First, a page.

Upselling shouldn't be a dirty word. When used correctly, it can be an opportunity to solidify a relationship and build trust. 

But it needs to be approached in the right way. This is especially true for clients who are still running disconnected campaigns or investing in only project work.

Moving from this type of a relationship with an agency to an inbound marketing retainer can be a monumental change for the way a client does marketing and his perception of its role in sales and business growth for his company. Clients need education, a firm grasp of the expected results, and confidence in your expertise. 

We asked inbound marketing agency executives how they approach the upselling and cross-selling opportunities with clients. Here's what they had to say:

If you’ve built a website, you’re a code/design firm in the minds of your client. If you create content, you’re writers, not strategists. My point is that it’s really hard to change perception from one service to inbound marketing.

Therefore, my #1 tip would be to set the stage for inbound marketing before pitching the first service: 'We’ll build this website in this way to establish a way for inbound to be successful. We’ll create content for X months as a test project and as a way to establish benchmarks for inbound.’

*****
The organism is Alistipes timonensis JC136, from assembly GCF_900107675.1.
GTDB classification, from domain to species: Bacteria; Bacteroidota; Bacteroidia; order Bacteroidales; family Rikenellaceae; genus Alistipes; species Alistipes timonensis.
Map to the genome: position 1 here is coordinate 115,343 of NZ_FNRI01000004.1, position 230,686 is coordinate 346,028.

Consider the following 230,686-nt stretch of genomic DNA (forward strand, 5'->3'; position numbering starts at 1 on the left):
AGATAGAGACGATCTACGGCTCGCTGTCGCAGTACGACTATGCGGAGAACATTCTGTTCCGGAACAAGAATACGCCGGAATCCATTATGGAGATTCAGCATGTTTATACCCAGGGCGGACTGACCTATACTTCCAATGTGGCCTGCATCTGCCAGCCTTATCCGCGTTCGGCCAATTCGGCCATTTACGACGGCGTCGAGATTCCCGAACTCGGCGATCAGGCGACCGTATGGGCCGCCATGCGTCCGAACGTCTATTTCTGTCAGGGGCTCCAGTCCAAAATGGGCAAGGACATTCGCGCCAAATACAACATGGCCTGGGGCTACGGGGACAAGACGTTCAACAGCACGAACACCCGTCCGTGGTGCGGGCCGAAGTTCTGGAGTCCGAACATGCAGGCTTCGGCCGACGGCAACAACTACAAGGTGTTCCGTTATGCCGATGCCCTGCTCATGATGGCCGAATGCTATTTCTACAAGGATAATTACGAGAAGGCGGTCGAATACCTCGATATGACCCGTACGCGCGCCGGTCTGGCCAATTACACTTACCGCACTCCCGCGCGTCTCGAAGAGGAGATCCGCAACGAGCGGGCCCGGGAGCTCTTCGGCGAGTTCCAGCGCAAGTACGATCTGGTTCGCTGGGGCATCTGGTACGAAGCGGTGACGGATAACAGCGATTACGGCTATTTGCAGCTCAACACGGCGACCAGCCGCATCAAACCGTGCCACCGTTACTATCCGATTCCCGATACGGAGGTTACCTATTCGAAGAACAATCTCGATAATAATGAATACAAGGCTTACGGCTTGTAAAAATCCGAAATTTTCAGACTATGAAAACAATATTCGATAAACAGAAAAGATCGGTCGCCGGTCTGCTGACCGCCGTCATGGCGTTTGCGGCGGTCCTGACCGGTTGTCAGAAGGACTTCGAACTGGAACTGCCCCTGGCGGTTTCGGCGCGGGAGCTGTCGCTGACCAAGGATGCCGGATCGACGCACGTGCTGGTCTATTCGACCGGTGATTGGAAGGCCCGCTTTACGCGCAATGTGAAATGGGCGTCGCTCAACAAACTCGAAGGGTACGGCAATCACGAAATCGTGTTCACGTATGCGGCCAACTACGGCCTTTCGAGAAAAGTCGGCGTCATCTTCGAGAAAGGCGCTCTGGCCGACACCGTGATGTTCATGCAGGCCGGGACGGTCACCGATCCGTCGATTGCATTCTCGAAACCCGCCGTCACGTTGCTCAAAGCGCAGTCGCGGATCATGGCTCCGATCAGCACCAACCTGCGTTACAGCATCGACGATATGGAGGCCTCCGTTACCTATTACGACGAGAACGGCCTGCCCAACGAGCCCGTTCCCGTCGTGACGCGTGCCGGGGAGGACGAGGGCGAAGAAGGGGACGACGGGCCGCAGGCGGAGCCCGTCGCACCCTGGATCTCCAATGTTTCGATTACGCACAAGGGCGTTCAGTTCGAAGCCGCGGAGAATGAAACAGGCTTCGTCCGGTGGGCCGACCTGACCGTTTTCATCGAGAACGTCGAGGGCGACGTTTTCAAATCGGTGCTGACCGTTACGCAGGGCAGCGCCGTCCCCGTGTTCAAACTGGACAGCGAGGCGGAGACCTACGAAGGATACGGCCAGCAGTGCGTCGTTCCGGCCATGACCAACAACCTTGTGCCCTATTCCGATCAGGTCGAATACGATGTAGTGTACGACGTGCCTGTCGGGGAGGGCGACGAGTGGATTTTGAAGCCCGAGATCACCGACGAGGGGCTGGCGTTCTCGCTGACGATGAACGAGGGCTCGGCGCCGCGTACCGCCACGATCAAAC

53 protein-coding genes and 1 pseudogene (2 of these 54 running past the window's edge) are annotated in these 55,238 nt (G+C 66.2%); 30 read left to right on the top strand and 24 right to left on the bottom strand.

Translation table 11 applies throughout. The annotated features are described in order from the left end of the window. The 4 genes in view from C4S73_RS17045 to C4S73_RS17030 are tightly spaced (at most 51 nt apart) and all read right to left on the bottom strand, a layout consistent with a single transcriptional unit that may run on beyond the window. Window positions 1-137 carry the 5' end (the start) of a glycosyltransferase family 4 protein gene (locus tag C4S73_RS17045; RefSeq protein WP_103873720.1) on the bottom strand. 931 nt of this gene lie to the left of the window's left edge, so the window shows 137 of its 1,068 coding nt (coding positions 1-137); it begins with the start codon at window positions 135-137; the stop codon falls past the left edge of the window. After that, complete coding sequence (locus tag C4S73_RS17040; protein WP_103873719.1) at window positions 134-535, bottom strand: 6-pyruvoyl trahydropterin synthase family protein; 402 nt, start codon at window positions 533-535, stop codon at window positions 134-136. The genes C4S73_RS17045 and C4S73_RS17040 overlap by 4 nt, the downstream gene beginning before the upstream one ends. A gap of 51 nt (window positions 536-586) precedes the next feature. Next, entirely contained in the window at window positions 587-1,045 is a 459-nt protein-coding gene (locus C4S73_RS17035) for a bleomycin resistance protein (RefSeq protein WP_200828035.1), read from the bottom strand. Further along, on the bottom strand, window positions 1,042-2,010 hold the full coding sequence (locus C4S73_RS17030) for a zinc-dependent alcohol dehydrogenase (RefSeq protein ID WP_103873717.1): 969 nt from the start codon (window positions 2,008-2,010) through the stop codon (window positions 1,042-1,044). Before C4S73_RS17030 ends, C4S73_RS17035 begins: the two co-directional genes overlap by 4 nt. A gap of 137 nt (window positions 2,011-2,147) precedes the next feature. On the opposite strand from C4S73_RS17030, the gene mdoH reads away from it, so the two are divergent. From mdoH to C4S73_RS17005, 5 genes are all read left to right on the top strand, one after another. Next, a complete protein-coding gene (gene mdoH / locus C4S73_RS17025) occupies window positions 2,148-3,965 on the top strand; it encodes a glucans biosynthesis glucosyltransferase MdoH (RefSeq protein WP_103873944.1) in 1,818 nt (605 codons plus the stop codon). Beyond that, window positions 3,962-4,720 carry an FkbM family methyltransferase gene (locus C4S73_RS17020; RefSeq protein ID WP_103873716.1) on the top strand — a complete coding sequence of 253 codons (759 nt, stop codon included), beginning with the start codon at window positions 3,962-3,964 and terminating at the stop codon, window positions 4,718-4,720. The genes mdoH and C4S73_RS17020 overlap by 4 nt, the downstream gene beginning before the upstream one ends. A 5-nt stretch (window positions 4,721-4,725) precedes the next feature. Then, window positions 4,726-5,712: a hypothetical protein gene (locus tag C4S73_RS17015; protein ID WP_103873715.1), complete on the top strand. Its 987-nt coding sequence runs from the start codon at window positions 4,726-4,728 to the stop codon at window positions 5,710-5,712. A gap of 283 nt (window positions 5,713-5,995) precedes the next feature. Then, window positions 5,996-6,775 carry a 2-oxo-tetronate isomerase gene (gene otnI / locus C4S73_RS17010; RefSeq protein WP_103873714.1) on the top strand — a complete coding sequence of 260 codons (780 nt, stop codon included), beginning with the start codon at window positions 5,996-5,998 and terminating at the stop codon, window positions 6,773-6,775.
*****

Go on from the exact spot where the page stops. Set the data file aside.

- Henry O’Loughlin | Nectafy

Our most effective strategy for opening a client’s minds to the value of inbound marketing is to help them quantify the actual value of a sales qualified lead. Once they accept that fact as undeniable, investing in inbound marketing seems like the most sound investment they could make in their business.

- Greg Linnemanstons | Weidert Group

Let me start with this quote from John Wanamaker: ‘Half the money I spend on advertising is wasted; the trouble is I don’t know which half.’

Marketing doesn’t have to be a mystery that we don’t fully understand.

When you buy inbound marketing, you’re buying information that empowers you to make better decisions.

Unlike John Wanamaker, and millions of other company owners like him, you’re going to know which marketing works for your firm and which marketing does not.

Through a solid inbound marketing campaign, the client will go from unsure to confident in the ROI they receive from their marketing efforts.

- Gregg Crystal | Inalign, Inc.

People might think they need SEO help or social media support, but that’s a conclusion they’ve come to based on the need to improve a bottom-line result. Upselling prospects into an inbound campaign instead of a single point solution is about driving something more quantitative. Ranking #1 on Google isn’t what a business wants; they want more customers. Once they understand that ranking alone doesn’t pay the bills, you’ll be able to upsell them into a holistic approach to developing and implementing strategies to attract, convert, close, and delight.